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Thermo Fisher Launching Broad PCR Test Menu Through GeneProof Partnership

Thermo Fisher QuantStudio 5 Dx

COPENHAGEN – Thermo Fisher Scientific this week launched the first of 37 CE-IVD-marked real-time PCR assay kits, mostly for infectious diseases, that it plans to roll out this year, providing users of its QuantStudio Dx series of instruments with a menu of company-branded test kits for the first time.

At the European Congress of Clinical Microbiology and Infectious Diseases held here, Thermo Fisher showcased assay kits for human papillomavirus and herpes simplex virus screening, alongside its QuantStudio 5 Dx (QS5 Dx) real-time PCR system.

Those two assays are currently available in all countries that recognize CE marking for use with the CE-IVD-marked QS5 Dx. That diagnostic testing platform is also compliant under the EU's new In Vitro Medical Devices Regulation (IVDR) framework, but the assay kits are not yet.

Thermo Fisher plans to launch the rest of the kits in phases throughout 2023, starting with additional assays for sexually transmitted and blood-borne infections including chlamydia, gonorrhea, and HIV, followed by tests for respiratory tract infections, infections in transplant and immunocompromised patients, and hepatitis. By midyear, the company said, assays will also be available for thrombotic mutations and vector-borne diseases.

The new assays are all CE-IVD marked with a "path to" IVDR compliance, Stephane Santos, general manager of clinical testing solutions at Thermo Fisher Scientific, said at ECCMID.

Santos, whose background includes executive roles related to in vitro diagnostics at Roche and BioMérieux, most recently managed Thermo Fisher's immunoassay/antibody-based global toxicology and therapeutic drug monitoring business for more than three years before joining clinical testing solutions late last summer "with the ambition of bringing Thermo Fisher into the IVD regulated space with clinical solutions," he said.

Santos noted that Thermo Fisher has traditionally played mostly in the research-use-only market. However, like many companies, it quickly developed and received US Food and Drug Administration Emergency Use Authorization for a COVID-19 molecular test during the pandemic, which sparked the company's foray into regulated IVD tests, he said.

Thermo Fisher's relatively rapid entry into the molecular IVD space was made possible through a partnership it struck last year with GeneProof, a Brno, Czech Republic-based IVD manufacturer that last April merged with IVD firm American Laboratory Products Company, better knowns as ALPCO. At the time of the merger, GeneProof was the largest producer of PCR reagents in the Czech Republic and had a portfolio of more than 70 CE-marked molecular diagnostic tests.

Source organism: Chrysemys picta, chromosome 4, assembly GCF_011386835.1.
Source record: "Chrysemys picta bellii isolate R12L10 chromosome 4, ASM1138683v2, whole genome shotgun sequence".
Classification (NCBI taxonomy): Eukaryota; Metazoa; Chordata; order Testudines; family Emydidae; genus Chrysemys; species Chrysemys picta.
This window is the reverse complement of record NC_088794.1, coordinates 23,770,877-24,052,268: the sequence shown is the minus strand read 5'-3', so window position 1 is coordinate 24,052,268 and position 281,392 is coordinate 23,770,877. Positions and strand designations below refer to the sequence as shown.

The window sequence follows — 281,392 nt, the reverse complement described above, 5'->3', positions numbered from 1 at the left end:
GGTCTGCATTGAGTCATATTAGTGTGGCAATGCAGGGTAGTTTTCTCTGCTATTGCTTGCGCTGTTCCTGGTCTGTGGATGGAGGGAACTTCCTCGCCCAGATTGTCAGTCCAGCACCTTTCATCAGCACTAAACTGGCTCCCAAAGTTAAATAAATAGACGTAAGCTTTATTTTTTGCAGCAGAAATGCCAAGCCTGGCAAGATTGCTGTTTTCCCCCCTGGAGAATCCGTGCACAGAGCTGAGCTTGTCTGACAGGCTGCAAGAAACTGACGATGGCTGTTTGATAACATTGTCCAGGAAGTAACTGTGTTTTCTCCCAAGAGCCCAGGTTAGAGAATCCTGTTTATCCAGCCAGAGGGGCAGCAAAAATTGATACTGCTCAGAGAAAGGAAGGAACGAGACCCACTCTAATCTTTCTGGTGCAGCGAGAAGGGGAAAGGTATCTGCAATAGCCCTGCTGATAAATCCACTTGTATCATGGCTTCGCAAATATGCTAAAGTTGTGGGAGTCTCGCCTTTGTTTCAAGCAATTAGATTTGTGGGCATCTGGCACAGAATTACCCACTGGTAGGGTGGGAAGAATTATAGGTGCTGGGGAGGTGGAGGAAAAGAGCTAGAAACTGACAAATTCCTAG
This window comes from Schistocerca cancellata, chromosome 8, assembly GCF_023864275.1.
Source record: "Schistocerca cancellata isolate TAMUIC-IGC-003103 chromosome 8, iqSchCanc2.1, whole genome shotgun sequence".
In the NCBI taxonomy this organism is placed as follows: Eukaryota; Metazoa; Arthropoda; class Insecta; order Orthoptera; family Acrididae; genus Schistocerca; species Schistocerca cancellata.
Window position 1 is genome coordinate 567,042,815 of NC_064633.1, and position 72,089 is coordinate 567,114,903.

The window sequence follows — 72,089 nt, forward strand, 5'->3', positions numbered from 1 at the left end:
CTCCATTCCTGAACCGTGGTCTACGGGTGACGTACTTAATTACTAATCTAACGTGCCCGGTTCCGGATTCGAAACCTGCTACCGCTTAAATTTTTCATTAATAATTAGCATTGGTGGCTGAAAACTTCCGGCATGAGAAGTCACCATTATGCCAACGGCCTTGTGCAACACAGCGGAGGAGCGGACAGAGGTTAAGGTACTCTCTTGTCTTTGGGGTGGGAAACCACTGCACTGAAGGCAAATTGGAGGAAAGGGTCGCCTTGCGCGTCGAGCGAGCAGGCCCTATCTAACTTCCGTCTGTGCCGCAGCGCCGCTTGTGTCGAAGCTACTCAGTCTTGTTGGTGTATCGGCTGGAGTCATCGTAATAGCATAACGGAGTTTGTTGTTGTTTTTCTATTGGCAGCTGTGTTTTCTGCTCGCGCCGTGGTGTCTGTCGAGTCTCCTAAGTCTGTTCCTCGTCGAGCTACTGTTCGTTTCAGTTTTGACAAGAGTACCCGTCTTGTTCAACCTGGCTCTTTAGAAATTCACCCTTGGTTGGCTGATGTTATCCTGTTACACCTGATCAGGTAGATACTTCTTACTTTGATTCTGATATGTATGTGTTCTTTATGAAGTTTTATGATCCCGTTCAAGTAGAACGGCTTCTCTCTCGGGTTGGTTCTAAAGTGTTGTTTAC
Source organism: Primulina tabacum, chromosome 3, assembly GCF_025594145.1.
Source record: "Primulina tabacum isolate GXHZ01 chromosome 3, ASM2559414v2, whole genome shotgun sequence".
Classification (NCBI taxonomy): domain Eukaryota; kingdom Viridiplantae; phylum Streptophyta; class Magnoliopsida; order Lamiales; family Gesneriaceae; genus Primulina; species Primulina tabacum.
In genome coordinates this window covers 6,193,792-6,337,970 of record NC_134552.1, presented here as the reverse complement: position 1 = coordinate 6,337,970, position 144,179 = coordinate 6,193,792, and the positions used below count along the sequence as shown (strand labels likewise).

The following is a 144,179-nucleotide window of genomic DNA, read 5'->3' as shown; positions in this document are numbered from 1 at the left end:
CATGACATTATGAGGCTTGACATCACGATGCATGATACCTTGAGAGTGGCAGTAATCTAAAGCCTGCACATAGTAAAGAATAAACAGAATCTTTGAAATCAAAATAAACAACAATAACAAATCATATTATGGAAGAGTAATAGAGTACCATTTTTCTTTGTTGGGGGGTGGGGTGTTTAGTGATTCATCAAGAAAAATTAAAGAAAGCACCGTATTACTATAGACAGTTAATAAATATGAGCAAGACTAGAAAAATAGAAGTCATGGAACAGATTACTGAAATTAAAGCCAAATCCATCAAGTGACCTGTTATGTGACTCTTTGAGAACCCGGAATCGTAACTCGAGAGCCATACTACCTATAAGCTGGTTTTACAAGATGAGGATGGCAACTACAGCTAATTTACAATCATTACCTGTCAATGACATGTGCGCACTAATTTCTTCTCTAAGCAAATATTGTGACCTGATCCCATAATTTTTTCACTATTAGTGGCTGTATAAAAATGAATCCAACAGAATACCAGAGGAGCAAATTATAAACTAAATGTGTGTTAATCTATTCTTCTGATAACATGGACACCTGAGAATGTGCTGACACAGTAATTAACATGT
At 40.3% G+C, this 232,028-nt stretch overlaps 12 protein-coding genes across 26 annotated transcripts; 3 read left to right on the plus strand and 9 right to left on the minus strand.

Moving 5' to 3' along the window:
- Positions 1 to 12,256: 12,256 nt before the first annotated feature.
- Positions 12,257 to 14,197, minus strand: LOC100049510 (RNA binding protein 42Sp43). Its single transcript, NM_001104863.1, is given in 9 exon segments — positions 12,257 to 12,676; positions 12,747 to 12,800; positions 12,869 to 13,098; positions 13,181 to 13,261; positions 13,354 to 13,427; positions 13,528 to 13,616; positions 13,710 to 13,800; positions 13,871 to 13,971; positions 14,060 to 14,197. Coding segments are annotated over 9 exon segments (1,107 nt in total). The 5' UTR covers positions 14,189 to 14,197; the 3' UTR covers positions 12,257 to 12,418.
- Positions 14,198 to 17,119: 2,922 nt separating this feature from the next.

Thermo Fisher started its partnership with GeneProof sometime after this merger, Santos said, but did not publicize it until this week when it announced the new assay portfolio. Santos said that under an in-licensing agreement, Thermo Fisher is marketing the tests with GeneProof as the manufacturer of record. As such, all of the assays will be branded as Applied Biosystems TaqPath Menu/GeneProof PCR Kits.

The partnership was a natural fit, as GeneProof already had the test portfolio and Thermo Fisher had a large installed base of QuantStudio platforms. Santos declined to provide a number for the installed base but described it as "massive."

Unlike other IVD players, Thermo Fisher was able to continuously manufacture QuantStudio instruments during the COVID pandemic, he noted. As COVID-19 testing waned, QuantStudio customers were asking the company about additional tests they could run on the machines.

Mostly, the answer was laboratory-developed tests, often with reagents from Thermo Fisher but sometimes from other companies. Now, Thermo Fisher will be able to offer its own comprehensive test menu, at least in countries recognizing CE marking. The QS5 Dx also runs the Applied Biosystems Diomni software, which provides labs with a browser-based application connected to multiple instruments and enables users to plan extractions, run qPCR tests, and review interpretive results, for instance, according to the company's website.

Besides the QS5 Dx, Thermo Fisher also markets the QuantStudio 7 Pro Dx (QS7 Pro Dx) platform, which differs mainly in throughput — it can run 96-well and 384-well plates whereas the QS5 Dx can only run 96-well plates.

Last September, the QS7 Pro Dx also gained IVDR compliance, as well as Class II medical device status with the US Food and Drug Administration. Around the same time, it also became compatible with the Diomni software.

Thermo Fisher stressed, however, that the TaqPath Menu/GeneProof assays are not yet validated on the QS7 Pro Dx. Santos did not provide a timeline for when that might happen but suggested that different kits will be made available on the platform as they gain IVDR compliance.

Santos also declined at this time to comment on Thermo Fisher's plans for pursuing FDA clearance for the TaqPath Menu/GeneProof assays.